ments of the utopian vision, we can use the vision to help create an environ­
ment suitable for successful data mining work.




513
514 Chapter 16


A Customer-Centric Organization

Despite the familiar clich© that the customer is king, in most companies cus­
tomers are not treated much like royalty. One reason is that most businesses
are not organized around customers; they are organized around products.
Supermarkets, for example, have long been able to track the inventory levels
of tens of thousands of products in order to keep the shelves well stocked, and
they are able to calculate the profit margin on any item. But, until recently,
these same stores knew nothing about individual customers”not their names,
nor how many trips per month they make, nor what time of day they tend to
shop, nor whether they use coupons, nor if they have children, nor what per­
cent of the household™s shopping is done in this store, nor how close they
live”nothing. We don™t mean to pick on supermarkets. Banks have been orga­
nized around loans; telephone companies have been organized around
switches; airlines have been organized around operations. None have known
much (or cared much) about customers.
In all of these industries, technology now makes it possible to shift the focus
to customers. Such a shift is not easy; in fact, it is nothing short of revolution­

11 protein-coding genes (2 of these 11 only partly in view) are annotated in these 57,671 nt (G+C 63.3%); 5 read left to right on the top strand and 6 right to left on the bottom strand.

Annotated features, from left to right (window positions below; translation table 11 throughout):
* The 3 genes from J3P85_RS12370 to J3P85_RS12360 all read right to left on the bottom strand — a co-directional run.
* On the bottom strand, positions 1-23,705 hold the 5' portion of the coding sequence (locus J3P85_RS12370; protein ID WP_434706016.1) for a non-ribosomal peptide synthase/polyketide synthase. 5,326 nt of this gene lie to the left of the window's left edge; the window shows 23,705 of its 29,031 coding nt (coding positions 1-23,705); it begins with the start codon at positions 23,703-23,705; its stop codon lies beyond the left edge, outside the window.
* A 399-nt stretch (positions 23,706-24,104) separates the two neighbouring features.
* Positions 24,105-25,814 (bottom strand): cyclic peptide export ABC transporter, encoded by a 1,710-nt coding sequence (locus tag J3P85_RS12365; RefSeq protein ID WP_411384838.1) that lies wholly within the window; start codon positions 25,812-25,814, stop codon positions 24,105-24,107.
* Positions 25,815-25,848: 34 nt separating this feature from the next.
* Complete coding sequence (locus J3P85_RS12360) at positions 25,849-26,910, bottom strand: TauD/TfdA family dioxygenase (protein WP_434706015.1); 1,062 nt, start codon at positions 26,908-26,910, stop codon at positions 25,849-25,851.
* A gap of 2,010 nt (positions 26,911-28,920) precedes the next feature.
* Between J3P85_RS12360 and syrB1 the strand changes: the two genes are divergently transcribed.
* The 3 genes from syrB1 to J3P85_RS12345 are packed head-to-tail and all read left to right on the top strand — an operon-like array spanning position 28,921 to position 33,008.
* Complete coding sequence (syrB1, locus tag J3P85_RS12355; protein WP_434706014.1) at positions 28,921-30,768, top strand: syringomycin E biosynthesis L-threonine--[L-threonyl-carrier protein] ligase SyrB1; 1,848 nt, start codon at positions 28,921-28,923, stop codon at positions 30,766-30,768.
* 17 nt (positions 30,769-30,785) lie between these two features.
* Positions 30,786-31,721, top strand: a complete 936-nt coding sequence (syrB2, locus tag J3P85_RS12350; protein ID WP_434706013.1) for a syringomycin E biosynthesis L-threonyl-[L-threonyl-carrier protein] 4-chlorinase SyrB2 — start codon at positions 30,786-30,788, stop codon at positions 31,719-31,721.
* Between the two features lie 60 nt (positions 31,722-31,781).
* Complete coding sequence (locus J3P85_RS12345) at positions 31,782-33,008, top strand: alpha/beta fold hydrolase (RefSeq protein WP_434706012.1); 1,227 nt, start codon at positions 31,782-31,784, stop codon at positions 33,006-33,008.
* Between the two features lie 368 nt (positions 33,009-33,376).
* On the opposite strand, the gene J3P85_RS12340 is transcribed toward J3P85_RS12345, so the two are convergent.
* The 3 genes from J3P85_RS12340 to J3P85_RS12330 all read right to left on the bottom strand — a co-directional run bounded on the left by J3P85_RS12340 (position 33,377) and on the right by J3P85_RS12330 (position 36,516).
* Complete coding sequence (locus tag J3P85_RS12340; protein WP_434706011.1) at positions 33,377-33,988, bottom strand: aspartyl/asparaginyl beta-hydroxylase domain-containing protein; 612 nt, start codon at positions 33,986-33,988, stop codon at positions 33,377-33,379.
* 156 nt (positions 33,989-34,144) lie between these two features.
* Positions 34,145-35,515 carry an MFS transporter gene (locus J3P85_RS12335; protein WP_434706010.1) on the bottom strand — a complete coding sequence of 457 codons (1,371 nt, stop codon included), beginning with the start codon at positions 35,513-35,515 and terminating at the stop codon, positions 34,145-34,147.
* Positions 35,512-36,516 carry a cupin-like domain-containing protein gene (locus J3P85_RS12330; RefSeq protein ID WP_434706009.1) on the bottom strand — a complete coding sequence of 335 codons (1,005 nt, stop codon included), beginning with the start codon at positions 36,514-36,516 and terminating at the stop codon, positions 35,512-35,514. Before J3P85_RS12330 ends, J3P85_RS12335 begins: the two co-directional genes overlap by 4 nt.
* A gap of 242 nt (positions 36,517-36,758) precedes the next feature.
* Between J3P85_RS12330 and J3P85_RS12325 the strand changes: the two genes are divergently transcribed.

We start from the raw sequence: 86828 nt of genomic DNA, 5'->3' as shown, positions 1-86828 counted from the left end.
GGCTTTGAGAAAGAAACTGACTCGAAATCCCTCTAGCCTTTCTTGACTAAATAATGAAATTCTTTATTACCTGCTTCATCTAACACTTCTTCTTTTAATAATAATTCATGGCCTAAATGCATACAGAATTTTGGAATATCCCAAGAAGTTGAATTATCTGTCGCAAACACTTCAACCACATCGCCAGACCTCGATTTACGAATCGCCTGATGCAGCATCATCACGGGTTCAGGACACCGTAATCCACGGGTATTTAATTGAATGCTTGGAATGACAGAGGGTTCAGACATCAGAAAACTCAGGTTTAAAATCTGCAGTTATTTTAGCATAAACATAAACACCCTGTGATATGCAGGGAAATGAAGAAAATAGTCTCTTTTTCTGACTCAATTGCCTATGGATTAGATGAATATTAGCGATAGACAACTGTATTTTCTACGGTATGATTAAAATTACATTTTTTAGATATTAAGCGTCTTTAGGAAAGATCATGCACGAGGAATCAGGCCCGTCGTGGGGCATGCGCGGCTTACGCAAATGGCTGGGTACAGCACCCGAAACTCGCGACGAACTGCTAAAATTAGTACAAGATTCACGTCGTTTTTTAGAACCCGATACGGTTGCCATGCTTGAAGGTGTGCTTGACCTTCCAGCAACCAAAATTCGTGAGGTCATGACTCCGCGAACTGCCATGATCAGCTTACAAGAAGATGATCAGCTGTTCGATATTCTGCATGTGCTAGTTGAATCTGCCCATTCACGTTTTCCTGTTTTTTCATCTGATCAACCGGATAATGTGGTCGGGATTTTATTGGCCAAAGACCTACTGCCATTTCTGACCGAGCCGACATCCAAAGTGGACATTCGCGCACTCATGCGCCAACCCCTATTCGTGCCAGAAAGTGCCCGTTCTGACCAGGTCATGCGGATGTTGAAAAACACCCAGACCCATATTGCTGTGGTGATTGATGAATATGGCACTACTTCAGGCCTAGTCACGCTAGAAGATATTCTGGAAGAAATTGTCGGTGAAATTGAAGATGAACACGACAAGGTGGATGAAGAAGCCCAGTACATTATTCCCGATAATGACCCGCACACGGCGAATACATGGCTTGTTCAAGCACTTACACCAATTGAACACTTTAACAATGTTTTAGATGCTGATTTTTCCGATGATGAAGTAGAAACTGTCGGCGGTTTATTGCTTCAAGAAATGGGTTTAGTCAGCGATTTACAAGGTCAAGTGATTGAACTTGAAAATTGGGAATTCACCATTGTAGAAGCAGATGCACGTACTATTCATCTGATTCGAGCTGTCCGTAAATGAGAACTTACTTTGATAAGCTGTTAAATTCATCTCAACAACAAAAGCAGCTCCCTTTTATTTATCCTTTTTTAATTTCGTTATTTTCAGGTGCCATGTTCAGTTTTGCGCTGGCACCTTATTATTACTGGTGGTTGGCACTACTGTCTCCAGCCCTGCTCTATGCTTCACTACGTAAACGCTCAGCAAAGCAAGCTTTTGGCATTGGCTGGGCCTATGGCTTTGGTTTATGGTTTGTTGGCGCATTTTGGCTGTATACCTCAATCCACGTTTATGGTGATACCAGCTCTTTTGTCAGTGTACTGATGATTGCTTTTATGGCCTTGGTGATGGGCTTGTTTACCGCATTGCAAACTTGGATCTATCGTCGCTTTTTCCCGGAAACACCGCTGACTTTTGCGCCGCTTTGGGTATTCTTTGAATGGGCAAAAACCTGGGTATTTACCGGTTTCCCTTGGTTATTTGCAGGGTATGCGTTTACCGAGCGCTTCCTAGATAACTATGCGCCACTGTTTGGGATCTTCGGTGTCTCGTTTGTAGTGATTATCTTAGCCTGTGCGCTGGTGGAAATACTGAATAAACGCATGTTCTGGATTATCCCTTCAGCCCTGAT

ary. By combining point-of-sale scanner data with a loyalty card program, a
grocery retailer can, with a lot of effort, learn who is buying what and when
they buy it, which customers are price-sensitive and which ones like to try new
products, which ones like to bake from scratch and which ones prefer pre­
pared meals, and so on. A telephone company can figure out who is making
business calls and who is primarily chatting with friends. An online music
store can make individualized recommendations of new music.
The harder challenge is being able to make effective use of this new ability
to see customers in data. A truly customer-centric organization would be
happy to continue offering an unprofitable service if the customers who use
the loss-generating service spend more in other areas and therefore increase
the profitability of the company as a whole. A customer-centric company does
not have to ask the same questions every time a customer calls in. A customer-
centric company judges a marketing campaign on the value customers gener­
ate over their lifetimes rather than on the initial response rate.
Becoming truly customer-centric means changing the corporate culture and
the way everyone from top managers to call-center operators are rewarded. As
long as each product line has a manager whose compensation is tied to the
amount and margin of product sold, the company will remain focused on
products rather than customers. In other words, the company is paying its
managers to focus on products, and the managers are doing their jobs. In the
ideal customer-centric organization, everyone is rewarded for increasing cus­
tomer value and understands that this requires learning from each customer
Building the Data Mining Environment 515


interaction and the ability to use what has been learned to serve customers bet­
ter. As a result, the company records every interaction with its customers and
keeps an extensive historical record of these interactions.


An Ideal Data Mining Environment
The ideal context for data mining is an organization that appreciates the value
of information. Bringing together customer data from all of the many places